* Bondholders block company’s restructuring plan
* “Final” proposals back to the drawing board
* Creditors push alternative to equity plan
By Owen Sanderson
LONDON, Feb 12 (IFR) - Punch management has withdrawn its restructuring proposals, which it described as “final” less than a month ago and which were going to be presented to noteholders at meetings on Friday.
The proposals ran into a wall of bondholder objections, with multiple investor groups publicly refusing to sign.
Some of the bondholders are now working on their own restructuring plan, which a source close to the ABI Senior Bondholder Committee described as “well advanced amongst the creditor group”.
The investors that have publicly come out against Punch management’s proposals include a senior noteholder group known as the ABI Senior Bondholder Committee, which has blocking stakes in senior notes of both securitisations; Angelo Gordon Europe, with a blocking stake in one class of Punch A; Oaktree, with a blocking stake in multiple classes of Punch A; and Warwick Capital Partners, which has a blocking stake in Punch B.
Punch management said on Wednesday that it was withdrawing the restructuring resolutions “in order to facilitate a period of further engagement with stakeholders”, but reminded noteholders that both securitisations will default without a consensual restructuring.
“The Board remains of the view that a consensual restructuring is in the best interests of all stakeholders and can be agreed ahead of the next covenant reporting date of April 15,” said a notice from the management.
The source close to the ABI Senior Bondholders said: “Punch PLC [the management of the equity] has wasted the last two months trying to get their shareholder-friendly deal to stick, whilst talking up the risk of default. So, it is time for the Boards of the borrowers, Punch A and B, to step forward to conclude the alternative deal that has support from a broad base of creditors.”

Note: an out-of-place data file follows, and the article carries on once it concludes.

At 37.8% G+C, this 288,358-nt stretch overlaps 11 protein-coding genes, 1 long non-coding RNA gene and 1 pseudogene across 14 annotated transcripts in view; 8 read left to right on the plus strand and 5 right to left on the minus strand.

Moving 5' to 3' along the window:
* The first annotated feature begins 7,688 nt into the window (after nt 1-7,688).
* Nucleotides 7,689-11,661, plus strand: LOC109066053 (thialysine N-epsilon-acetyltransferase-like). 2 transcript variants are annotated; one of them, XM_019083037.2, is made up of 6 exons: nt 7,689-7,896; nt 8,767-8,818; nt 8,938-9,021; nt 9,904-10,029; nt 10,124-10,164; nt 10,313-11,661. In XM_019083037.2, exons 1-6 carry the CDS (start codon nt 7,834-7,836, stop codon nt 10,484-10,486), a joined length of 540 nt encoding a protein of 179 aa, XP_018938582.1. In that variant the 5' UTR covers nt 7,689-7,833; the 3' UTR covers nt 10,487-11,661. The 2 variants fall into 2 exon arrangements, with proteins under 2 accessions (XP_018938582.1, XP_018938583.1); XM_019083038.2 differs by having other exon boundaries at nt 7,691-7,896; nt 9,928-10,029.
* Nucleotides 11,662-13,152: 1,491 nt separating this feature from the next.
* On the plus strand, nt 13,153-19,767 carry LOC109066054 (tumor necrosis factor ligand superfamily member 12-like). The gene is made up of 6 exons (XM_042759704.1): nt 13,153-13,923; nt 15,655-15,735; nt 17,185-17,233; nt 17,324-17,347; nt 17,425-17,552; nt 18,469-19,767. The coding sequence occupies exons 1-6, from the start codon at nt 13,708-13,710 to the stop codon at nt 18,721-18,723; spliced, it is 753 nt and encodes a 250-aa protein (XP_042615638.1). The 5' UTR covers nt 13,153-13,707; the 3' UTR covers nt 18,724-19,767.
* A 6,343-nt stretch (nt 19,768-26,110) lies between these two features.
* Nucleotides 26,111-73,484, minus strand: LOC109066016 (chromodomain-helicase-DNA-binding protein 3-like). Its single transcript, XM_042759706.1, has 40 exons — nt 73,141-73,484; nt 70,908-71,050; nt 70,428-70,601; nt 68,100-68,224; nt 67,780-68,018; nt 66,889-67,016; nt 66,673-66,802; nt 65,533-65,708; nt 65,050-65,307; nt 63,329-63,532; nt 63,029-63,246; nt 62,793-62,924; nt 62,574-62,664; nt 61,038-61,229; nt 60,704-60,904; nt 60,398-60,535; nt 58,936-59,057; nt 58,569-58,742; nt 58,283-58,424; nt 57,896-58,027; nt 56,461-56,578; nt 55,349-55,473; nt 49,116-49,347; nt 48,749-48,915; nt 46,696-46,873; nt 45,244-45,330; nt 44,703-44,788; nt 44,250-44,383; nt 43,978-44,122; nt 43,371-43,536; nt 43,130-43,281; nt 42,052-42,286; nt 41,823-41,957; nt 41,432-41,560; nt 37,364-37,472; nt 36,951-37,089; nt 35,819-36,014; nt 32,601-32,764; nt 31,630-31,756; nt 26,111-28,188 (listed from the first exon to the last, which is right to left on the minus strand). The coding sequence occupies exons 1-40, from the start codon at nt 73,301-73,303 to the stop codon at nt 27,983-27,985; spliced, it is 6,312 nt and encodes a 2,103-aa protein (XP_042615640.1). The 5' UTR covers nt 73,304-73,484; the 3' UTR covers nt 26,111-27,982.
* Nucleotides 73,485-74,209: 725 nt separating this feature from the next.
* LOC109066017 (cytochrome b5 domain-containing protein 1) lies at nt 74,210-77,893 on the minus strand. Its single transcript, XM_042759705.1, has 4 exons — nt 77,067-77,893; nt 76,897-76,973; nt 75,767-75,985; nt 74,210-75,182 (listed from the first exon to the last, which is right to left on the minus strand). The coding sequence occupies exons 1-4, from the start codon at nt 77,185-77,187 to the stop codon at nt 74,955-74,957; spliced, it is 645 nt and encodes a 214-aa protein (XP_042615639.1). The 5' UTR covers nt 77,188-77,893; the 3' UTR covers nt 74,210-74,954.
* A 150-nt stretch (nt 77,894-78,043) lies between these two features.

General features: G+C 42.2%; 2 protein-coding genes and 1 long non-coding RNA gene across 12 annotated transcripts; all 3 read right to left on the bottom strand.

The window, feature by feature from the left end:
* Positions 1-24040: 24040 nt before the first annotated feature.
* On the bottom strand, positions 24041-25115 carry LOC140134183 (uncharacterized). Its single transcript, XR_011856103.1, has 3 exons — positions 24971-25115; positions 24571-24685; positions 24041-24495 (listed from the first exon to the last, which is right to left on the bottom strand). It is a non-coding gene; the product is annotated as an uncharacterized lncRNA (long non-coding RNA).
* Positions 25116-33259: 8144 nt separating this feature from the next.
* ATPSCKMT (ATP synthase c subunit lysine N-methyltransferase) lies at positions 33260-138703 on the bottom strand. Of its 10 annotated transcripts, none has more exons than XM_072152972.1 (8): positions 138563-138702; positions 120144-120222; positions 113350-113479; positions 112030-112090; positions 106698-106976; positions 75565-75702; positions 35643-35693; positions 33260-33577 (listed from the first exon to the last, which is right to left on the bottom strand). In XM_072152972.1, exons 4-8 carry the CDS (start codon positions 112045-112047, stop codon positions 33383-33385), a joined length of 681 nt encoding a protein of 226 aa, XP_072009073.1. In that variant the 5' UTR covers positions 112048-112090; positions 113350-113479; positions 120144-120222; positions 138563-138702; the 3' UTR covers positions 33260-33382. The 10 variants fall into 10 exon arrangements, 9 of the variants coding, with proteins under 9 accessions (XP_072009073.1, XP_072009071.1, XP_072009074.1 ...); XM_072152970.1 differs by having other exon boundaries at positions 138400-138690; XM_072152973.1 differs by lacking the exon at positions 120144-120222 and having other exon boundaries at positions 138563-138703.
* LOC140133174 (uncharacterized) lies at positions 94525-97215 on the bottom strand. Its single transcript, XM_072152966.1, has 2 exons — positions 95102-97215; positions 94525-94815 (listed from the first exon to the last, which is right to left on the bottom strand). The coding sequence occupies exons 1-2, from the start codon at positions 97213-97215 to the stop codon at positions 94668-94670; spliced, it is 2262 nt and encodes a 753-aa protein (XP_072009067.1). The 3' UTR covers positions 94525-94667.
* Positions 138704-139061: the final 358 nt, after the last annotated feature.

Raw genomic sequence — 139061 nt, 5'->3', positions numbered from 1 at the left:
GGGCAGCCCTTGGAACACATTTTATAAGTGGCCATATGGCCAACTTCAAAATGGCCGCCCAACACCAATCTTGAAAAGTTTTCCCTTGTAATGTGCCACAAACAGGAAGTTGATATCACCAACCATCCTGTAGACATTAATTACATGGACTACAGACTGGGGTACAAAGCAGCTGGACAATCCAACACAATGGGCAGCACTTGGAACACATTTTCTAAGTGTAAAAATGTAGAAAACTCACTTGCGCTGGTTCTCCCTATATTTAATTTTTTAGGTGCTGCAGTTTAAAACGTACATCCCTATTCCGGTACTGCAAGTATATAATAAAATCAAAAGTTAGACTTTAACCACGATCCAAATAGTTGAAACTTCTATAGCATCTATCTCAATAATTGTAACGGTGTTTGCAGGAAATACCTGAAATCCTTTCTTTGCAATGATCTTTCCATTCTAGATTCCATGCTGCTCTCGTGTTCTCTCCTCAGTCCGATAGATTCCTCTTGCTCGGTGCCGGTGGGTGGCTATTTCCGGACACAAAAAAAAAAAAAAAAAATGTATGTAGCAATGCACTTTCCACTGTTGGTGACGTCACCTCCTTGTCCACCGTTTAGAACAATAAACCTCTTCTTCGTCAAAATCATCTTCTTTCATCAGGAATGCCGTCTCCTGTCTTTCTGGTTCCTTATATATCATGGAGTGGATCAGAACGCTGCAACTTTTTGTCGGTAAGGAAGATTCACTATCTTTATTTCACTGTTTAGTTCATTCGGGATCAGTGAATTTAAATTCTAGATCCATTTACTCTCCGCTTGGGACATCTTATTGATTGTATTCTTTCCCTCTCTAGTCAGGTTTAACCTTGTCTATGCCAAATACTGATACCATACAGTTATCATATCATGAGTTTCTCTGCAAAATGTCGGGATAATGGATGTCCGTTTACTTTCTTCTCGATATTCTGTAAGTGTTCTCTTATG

A source close to the company said that most resistance to its original plan had come from junior creditors who appeared willing to risk the company going into default so they might be able to trade the claims resulting in such a chaotic situation.
This source urged all creditors to back a consensual deal before a final critical deadline of middle of May. “This is a burning platform that will start to get hotter from the beginning of March,” said the source, adding that a possible new plan from the company could see juniors receiving equity as well as restructured bonds.
Although both securitisations will breach default triggers without a restructuring (or continued support), what actually happens following default depends on the note trustee, and on direction from noteholders.
An insolvency of Punch B does crystallise a pension liability - which ranks above noteholders - on the securitisation group.
But issuer insolvency, where the issuer cannot pay its debts or is balance-sheet insolvent, is not the same as a contractual Event of Default, as defined in the securitisation documents. In an Event of Default, the securitisation documents define what occurs, rather than the statutory insolvency procedure. This means noteholders can ask to waive the Event of Default if they choose.
“Punch A and Punch B have about GBP200m of cash and have been offered lenders’ support,” said the source close to the ABI Senior Bondholders Committee. “The creditor plan can be implemented after a default if necessary - but a default is entirely avoidable.”
Punch management’s proposals, outlined on January 15, would have cut debt from GBP2.3bn to GBP1.83bn and net leverage from 11 to 8.7 times Ebitda.
The meetings on Friday will still be held for procedural reasons, but no resolution will be put forward, and the meetings will run on a tighter schedule, since no business is being discussed.